La La La from Rus Khasanov on Vimeo.


Vimeo content in HDR will also include a separate standard definition version of the video, for users who don't have access to HDR-capable devices. Any device will be able to download HDR HEVC files so they can share and transfer the videos to other platforms, as well.

For more information on Vimeo's HDR support, check out the company's blog post here. Vimeo is available for free on the iOS App Store [Direct Link] and tvOS App Store.

Related Roundups: iPad Pro, Apple TV, iPhone X
Tags: Vimeo, HDR

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2018 iPad Pro Models Could Have Very Fast Octa-Core A11X Bionic Chip

Apple's next-generation iPad Pro models released in 2018 will feature octa-core processors, based on Taiwanese supplier TSMC's improved 7nm manufacturing process, according to Chinese website MyDrivers.

iPad Pro with slim bezels and no Home button rendered by Benjamin Geskin

The report, citing sources within Apple's supply chain, claims the eight cores in the tentatively named A11X Bionic chip will include three high-performance "Monsoon" cores and five energy-efficient "Mistral" cores.

Like the A11 Bionic chip in the latest iPhone models, which is built on a 10-nanometer process, the A11X chip will reportedly feature TSMC's integrated fan-out wafer level packaging, or InFO WLP for short.

The chip will also presumably include a next-generation M11 coprocessor and neural engine for artificial intelligence tasks, such as processing facial recognition given rumors about Face ID on 2018 iPad Pro models.

The eight-core processor should unsurprisingly result in CPU performance improvements on next-generation iPad Pro models.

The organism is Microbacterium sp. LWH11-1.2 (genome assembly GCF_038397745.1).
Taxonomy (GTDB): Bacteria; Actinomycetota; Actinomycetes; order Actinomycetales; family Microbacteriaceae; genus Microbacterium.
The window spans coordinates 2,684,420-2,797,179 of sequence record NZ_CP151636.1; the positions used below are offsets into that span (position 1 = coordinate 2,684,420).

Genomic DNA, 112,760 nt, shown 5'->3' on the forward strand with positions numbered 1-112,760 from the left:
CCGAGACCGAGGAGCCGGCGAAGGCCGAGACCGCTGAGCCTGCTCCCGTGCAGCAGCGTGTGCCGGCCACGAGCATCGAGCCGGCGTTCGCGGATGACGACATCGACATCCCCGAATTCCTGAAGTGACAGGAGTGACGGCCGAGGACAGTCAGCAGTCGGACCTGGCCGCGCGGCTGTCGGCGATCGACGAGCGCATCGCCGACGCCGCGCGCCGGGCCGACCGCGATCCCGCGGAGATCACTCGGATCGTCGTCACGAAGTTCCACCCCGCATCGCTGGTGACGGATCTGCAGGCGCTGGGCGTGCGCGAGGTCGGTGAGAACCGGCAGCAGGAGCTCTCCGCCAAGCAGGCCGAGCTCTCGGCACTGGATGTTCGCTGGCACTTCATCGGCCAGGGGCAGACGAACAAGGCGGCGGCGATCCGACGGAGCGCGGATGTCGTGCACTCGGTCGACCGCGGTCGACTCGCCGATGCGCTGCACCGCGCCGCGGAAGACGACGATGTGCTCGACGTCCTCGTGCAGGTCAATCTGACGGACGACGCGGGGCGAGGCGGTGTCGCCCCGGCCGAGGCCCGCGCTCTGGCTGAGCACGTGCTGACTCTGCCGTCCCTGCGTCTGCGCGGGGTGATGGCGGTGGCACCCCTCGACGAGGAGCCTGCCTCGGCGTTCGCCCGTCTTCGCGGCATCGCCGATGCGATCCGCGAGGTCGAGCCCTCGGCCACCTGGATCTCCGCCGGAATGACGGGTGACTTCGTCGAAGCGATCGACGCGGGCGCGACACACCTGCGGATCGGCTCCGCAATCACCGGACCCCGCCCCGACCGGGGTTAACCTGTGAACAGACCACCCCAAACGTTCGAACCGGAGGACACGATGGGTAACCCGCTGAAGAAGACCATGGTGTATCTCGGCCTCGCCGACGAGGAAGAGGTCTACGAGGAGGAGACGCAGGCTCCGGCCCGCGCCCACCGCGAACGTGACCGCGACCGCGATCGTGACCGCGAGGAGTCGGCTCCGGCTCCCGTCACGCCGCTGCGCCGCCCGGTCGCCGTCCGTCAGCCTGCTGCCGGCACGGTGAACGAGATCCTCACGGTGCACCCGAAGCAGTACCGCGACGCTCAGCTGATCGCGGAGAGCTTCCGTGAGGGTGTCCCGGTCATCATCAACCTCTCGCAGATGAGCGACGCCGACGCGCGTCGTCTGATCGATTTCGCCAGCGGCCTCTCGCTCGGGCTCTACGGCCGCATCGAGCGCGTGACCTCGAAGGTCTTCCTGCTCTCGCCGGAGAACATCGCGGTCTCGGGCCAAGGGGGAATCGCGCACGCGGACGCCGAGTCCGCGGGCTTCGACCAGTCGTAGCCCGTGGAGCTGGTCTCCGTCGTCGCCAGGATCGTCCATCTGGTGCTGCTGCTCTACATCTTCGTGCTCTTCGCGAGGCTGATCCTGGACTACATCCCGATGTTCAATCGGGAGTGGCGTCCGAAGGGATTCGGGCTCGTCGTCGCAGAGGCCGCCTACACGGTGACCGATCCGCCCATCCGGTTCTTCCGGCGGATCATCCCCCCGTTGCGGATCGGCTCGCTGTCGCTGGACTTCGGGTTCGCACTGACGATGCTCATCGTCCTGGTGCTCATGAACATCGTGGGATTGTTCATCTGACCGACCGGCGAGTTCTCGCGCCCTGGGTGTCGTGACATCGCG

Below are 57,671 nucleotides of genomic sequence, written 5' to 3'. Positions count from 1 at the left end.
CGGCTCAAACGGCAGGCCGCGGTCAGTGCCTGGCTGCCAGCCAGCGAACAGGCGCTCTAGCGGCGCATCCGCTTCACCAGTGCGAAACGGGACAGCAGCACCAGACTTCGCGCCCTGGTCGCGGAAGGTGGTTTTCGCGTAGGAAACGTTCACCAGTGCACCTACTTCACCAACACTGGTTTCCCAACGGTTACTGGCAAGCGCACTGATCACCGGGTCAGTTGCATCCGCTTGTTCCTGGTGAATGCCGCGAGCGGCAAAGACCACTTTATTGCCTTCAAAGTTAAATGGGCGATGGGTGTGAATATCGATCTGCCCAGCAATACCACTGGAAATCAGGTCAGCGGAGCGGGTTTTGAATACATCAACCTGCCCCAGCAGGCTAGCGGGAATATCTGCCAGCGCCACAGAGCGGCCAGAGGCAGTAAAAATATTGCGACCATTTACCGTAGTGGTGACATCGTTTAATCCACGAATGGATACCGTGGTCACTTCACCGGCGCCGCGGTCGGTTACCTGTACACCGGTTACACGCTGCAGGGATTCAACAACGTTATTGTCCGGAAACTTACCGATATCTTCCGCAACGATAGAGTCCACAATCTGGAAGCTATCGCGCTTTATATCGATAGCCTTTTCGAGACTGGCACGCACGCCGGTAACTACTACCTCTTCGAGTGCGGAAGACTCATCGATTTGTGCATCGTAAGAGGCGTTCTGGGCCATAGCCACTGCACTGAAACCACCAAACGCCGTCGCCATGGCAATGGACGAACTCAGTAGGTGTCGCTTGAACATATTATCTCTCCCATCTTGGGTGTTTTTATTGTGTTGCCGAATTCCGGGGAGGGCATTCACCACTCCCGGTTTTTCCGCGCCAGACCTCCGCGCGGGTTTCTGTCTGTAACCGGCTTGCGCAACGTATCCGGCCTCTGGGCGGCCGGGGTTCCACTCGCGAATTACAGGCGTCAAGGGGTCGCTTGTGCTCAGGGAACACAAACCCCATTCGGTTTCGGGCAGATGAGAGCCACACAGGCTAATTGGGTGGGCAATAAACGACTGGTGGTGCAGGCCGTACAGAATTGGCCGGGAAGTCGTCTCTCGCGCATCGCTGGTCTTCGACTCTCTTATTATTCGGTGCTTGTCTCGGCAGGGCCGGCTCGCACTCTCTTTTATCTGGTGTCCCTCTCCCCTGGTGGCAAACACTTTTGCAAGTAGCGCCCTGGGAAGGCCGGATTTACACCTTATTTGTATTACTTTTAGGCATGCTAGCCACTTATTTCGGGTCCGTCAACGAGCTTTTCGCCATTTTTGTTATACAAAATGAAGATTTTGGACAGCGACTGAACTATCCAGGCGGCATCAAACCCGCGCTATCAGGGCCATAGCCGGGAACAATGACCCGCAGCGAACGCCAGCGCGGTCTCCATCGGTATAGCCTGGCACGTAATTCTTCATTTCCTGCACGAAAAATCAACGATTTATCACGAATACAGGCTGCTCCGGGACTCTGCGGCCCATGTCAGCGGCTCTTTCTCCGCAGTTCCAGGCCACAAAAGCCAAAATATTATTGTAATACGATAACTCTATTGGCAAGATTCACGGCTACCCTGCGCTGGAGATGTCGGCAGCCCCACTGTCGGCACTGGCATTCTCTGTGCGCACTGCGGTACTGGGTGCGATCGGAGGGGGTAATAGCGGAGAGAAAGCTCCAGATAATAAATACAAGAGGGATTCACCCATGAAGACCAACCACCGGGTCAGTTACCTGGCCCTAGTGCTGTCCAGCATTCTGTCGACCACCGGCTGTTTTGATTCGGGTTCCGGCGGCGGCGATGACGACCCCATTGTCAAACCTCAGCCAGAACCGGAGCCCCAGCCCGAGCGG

Our own Chris Jenkins provided an in-depth look at the architecture of Apple's A11 Bionic chip. He also highlighted details about TSMC's improved 7nm process and advanced InFO packaging process for 2018.

Apple's current 10.5-inch and 12.9-inch iPad Pro models have an A10X Fusion chip based on TSCM's 10nm fabrication process.

In addition to gaining Face ID, next-generation iPad Pro models are expected to have an iPhone X form factor with slimmer bezels and no Home button. However, the tablets will reportedly continue to have LCD displays due to yield rates.

Related Roundup: iPad Pro

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Apple Developing Redesigned 2018 iPad With Face ID, Slimmer Bezels and No Home Button

Apple is working on a new high-end 2018 iPad that will adopt many of the design elements from the revamped iPhone X, reports Bloomberg. The new tablet device, which is likely to be a "Pro" model, will reportedly do away with the Home button.


It will feature slimmer edges, a faster processor, a custom Apple-built GPU, and built-in support for Face ID, allowing it to be unlocked with a facial scan much like the iPhone X. With Face ID, there's no need for a Touch ID Home button.
By removing the home button, Apple plans to noticeably reduce the size of the edges on the top and bottom of the device for the first time since its introduction in 2010, bringing the design closer to that of the recently released flagship iPhone X. The new version will mark the first revamped look for the iPad since the first iPad Pro debuted in 2015.
While the new 2018 iPad is said to be adopting many iPhone X features, Bloomberg's sources do not believe it will feature an OLED display. Instead, it will continue to use an LCD, likely because Apple suppliers are still working on ramping up OLED production. Samsung continues to be the only display maker capable of producing OLED displays suitable for an iPad, but technical and financial constraints will prevent Apple from adopting OLED at this time.